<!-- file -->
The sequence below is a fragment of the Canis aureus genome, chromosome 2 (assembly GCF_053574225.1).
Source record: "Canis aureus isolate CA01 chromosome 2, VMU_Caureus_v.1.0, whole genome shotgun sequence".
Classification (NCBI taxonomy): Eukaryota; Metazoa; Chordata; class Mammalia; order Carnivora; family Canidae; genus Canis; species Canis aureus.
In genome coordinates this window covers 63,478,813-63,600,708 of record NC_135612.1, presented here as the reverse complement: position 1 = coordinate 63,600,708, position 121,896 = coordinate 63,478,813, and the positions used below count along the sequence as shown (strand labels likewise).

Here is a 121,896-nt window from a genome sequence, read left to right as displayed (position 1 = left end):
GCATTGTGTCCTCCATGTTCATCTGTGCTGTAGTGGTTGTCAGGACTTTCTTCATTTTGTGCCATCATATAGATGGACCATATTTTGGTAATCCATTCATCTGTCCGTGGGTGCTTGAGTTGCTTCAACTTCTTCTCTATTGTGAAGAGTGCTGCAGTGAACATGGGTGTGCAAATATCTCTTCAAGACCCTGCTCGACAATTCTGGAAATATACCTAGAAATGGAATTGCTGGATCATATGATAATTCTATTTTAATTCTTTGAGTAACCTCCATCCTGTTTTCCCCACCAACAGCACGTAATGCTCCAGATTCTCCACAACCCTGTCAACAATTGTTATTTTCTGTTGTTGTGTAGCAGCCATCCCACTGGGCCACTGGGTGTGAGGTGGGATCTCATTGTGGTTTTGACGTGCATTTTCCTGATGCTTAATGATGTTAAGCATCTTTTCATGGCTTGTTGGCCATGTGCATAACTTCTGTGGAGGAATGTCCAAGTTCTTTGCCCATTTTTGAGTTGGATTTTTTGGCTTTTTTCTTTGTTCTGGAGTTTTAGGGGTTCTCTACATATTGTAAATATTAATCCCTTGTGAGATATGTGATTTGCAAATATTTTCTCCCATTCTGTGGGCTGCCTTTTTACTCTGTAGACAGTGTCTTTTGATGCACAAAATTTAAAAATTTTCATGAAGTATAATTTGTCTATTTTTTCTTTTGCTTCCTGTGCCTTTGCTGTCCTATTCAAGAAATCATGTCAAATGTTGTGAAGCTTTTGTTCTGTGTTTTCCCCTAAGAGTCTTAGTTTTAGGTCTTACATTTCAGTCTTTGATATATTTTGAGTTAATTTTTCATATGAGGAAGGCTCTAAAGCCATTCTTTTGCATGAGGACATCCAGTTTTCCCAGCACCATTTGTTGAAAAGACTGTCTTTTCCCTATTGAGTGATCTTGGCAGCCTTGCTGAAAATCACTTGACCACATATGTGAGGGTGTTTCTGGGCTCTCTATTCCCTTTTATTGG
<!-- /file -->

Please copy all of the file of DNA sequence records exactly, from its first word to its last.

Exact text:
The sequence below is a fragment of the Canis aureus genome, chromosome 2 (assembly GCF_053574225.1).
Source record: "Canis aureus isolate CA01 chromosome 2, VMU_Caureus_v.1.0, whole genome shotgun sequence".
Classification (NCBI taxonomy): Eukaryota; Metazoa; Chordata; class Mammalia; order Carnivora; family Canidae; genus Canis; species Canis aureus.
In genome coordinates this window covers 63,478,813-63,600,708 of record NC_135612.1, presented here as the reverse complement: position 1 = coordinate 63,600,708, position 121,896 = coordinate 63,478,813, and the positions used below count along the sequence as shown (strand labels likewise).

Here is a 121,896-nt window from a genome sequence, read left to right as displayed (position 1 = left end):
GCATTGTGTCCTCCATGTTCATCTGTGCTGTAGTGGTTGTCAGGACTTTCTTCATTTTGTGCCATCATATAGATGGACCATATTTTGGTAATCCATTCATCTGTCCGTGGGTGCTTGAGTTGCTTCAACTTCTTCTCTATTGTGAAGAGTGCTGCAGTGAACATGGGTGTGCAAATATCTCTTCAAGACCCTGCTCGACAATTCTGGAAATATACCTAGAAATGGAATTGCTGGATCATATGATAATTCTATTTTAATTCTTTGAGTAACCTCCATCCTGTTTTCCCCACCAACAGCACGTAATGCTCCAGATTCTCCACAACCCTGTCAACAATTGTTATTTTCTGTTGTTGTGTAGCAGCCATCCCACTGGGCCACTGGGTGTGAGGTGGGATCTCATTGTGGTTTTGACGTGCATTTTCCTGATGCTTAATGATGTTAAGCATCTTTTCATGGCTTGTTGGCCATGTGCATAACTTCTGTGGAGGAATGTCCAAGTTCTTTGCCCATTTTTGAGTTGGATTTTTTGGCTTTTTTCTTTGTTCTGGAGTTTTAGGGGTTCTCTACATATTGTAAATATTAATCCCTTGTGAGATATGTGATTTGCAAATATTTTCTCCCATTCTGTGGGCTGCCTTTTTACTCTGTAGACAGTGTCTTTTGATGCACAAAATTTAAAAATTTTCATGAAGTATAATTTGTCTATTTTTTCTTTTGCTTCCTGTGCCTTTGCTGTCCTATTCAAGAAATCATGTCAAATGTTGTGAAGCTTTTGTTCTGTGTTTTCCCCTAAGAGTCTTAGTTTTAGGTCTTACATTTCAGTCTTTGATATATTTTGAGTTAATTTTTCATATGAGGAAGGCTCTAAAGCCATTCTTTTGCATGAGGACATCCAGTTTTCCCAGCACCATTTGTTGAAAAGACTGTCTTTTCCCTATTGAGTGATCTTGGCAGCCTTGCTGAAAATCACTTGACCACATATGTGAGGGTGTTTCTGGGCTCTCTATTCCCTTTTATTGG